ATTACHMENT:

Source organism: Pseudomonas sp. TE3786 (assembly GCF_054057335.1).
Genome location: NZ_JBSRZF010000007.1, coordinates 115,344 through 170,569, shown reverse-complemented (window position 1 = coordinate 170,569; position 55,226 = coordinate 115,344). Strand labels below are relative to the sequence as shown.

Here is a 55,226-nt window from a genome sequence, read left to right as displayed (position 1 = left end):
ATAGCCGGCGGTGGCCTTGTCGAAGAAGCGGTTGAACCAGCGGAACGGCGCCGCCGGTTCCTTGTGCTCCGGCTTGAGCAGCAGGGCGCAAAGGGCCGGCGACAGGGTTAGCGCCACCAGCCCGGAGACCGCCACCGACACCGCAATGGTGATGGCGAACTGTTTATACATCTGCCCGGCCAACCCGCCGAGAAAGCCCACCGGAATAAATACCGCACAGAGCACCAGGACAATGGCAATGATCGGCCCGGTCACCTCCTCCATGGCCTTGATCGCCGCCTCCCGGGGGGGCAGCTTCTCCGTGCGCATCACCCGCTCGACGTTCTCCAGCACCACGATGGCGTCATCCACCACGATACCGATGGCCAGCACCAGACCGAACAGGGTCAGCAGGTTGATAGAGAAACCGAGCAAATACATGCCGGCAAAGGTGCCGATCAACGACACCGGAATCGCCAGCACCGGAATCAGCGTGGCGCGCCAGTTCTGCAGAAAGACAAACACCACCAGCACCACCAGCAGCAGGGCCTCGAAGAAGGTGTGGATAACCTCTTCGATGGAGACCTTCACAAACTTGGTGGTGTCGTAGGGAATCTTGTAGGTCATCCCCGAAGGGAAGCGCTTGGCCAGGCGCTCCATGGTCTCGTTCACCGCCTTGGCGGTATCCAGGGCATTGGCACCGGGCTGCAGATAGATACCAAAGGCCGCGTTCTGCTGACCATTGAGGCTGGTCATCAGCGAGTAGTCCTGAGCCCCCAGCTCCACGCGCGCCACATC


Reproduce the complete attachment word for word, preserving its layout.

Source organism: Pseudomonas sp. TE3786 (assembly GCF_054057335.1).
Genome location: NZ_JBSRZF010000007.1, coordinates 115,344 through 170,569, shown reverse-complemented (window position 1 = coordinate 170,569; position 55,226 = coordinate 115,344). Strand labels below are relative to the sequence as shown.

Here is a 55,226-nt window from a genome sequence, read left to right as displayed (position 1 = left end):
ATAGCCGGCGGTGGCCTTGTCGAAGAAGCGGTTGAACCAGCGGAACGGCGCCGCCGGTTCCTTGTGCTCCGGCTTGAGCAGCAGGGCGCAAAGGGCCGGCGACAGGGTTAGCGCCACCAGCCCGGAGACCGCCACCGACACCGCAATGGTGATGGCGAACTGTTTATACATCTGCCCGGCCAACCCGCCGAGAAAGCCCACCGGAATAAATACCGCACAGAGCACCAGGACAATGGCAATGATCGGCCCGGTCACCTCCTCCATGGCCTTGATCGCCGCCTCCCGGGGGGGCAGCTTCTCCGTGCGCATCACCCGCTCGACGTTCTCCAGCACCACGATGGCGTCATCCACCACGATACCGATGGCCAGCACCAGACCGAACAGGGTCAGCAGGTTGATAGAGAAACCGAGCAAATACATGCCGGCAAAGGTGCCGATCAACGACACCGGAATCGCCAGCACCGGAATCAGCGTGGCGCGCCAGTTCTGCAGAAAGACAAACACCACCAGCACCACCAGCAGCAGGGCCTCGAAGAAGGTGTGGATAACCTCTTCGATGGAGACCTTCACAAACTTGGTGGTGTCGTAGGGAATCTTGTAGGTCATCCCCGAAGGGAAGCGCTTGGCCAGGCGCTCCATGGTCTCGTTCACCGCCTTGGCGGTATCCAGGGCATTGGCACCGGGCTGCAGATAGATACCAAAGGCCGCGTTCTGCTGACCATTGAGGCTGGTCATCAGCGAGTAGTCCTGAGCCCCCAGCTCCACGCGCGCCACATC